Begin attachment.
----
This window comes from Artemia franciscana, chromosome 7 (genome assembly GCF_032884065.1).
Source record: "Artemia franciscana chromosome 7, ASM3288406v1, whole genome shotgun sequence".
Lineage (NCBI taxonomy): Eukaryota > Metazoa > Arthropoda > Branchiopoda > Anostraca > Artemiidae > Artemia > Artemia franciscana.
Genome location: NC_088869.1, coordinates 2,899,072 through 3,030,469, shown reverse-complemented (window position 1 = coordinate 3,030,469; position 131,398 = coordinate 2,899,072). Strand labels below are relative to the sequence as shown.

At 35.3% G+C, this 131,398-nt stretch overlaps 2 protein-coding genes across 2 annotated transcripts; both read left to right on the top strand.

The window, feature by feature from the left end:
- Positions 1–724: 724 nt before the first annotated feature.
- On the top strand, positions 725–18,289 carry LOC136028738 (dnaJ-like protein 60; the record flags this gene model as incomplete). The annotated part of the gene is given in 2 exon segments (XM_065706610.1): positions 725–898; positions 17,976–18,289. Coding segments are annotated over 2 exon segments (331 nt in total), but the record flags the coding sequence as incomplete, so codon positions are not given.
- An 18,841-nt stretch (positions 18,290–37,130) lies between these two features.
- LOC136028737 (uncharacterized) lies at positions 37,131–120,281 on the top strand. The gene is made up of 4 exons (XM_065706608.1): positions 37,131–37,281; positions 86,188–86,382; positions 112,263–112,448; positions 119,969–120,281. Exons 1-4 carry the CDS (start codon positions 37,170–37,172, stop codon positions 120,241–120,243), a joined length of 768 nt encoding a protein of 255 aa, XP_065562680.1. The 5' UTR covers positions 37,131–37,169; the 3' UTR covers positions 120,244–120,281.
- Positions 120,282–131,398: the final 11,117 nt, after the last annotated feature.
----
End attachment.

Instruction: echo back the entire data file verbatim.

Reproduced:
This window comes from Artemia franciscana, chromosome 7 (genome assembly GCF_032884065.1).
Source record: "Artemia franciscana chromosome 7, ASM3288406v1, whole genome shotgun sequence".
Lineage (NCBI taxonomy): Eukaryota > Metazoa > Arthropoda > Branchiopoda > Anostraca > Artemiidae > Artemia > Artemia franciscana.
Genome location: NC_088869.1, coordinates 2,899,072 through 3,030,469, shown reverse-complemented (window position 1 = coordinate 3,030,469; position 131,398 = coordinate 2,899,072). Strand labels below are relative to the sequence as shown.

At 35.3% G+C, this 131,398-nt stretch overlaps 2 protein-coding genes across 2 annotated transcripts; both read left to right on the top strand.

The window, feature by feature from the left end:
- Positions 1–724: 724 nt before the first annotated feature.
- On the top strand, positions 725–18,289 carry LOC136028738 (dnaJ-like protein 60; the record flags this gene model as incomplete). The annotated part of the gene is given in 2 exon segments (XM_065706610.1): positions 725–898; positions 17,976–18,289. Coding segments are annotated over 2 exon segments (331 nt in total), but the record flags the coding sequence as incomplete, so codon positions are not given.
- An 18,841-nt stretch (positions 18,290–37,130) lies between these two features.
- LOC136028737 (uncharacterized) lies at positions 37,131–120,281 on the top strand. The gene is made up of 4 exons (XM_065706608.1): positions 37,131–37,281; positions 86,188–86,382; positions 112,263–112,448; positions 119,969–120,281. Exons 1-4 carry the CDS (start codon positions 37,170–37,172, stop codon positions 120,241–120,243), a joined length of 768 nt encoding a protein of 255 aa, XP_065562680.1. The 5' UTR covers positions 37,131–37,169; the 3' UTR covers positions 120,244–120,281.
- Positions 120,282–131,398: the final 11,117 nt, after the last annotated feature.